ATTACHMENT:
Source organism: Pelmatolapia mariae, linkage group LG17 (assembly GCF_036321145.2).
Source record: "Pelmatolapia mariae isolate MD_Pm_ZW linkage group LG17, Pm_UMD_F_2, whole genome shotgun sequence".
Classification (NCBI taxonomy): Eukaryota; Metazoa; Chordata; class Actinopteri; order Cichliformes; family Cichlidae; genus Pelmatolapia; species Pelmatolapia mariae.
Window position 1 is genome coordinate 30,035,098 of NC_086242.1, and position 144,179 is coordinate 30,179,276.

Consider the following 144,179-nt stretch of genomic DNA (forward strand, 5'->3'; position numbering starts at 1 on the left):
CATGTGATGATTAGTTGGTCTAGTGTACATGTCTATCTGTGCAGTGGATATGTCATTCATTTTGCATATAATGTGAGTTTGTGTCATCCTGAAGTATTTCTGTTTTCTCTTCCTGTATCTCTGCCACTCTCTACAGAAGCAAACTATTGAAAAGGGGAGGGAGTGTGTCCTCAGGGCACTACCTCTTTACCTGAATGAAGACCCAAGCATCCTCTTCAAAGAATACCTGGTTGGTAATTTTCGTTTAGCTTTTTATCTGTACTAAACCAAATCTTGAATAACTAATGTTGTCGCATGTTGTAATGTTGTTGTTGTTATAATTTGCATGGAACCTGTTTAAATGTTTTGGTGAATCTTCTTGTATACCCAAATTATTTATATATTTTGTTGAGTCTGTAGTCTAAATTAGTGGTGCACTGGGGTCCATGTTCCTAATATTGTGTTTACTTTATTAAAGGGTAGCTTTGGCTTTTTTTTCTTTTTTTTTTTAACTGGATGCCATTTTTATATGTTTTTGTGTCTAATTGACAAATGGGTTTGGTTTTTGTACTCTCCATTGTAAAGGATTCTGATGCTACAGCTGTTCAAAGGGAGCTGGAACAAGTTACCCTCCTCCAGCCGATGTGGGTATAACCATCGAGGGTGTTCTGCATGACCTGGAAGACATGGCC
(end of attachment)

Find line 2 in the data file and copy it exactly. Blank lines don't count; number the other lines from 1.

Source record: "Pelmatolapia mariae isolate MD_Pm_ZW linkage group LG17, Pm_UMD_F_2, whole genome shotgun sequence".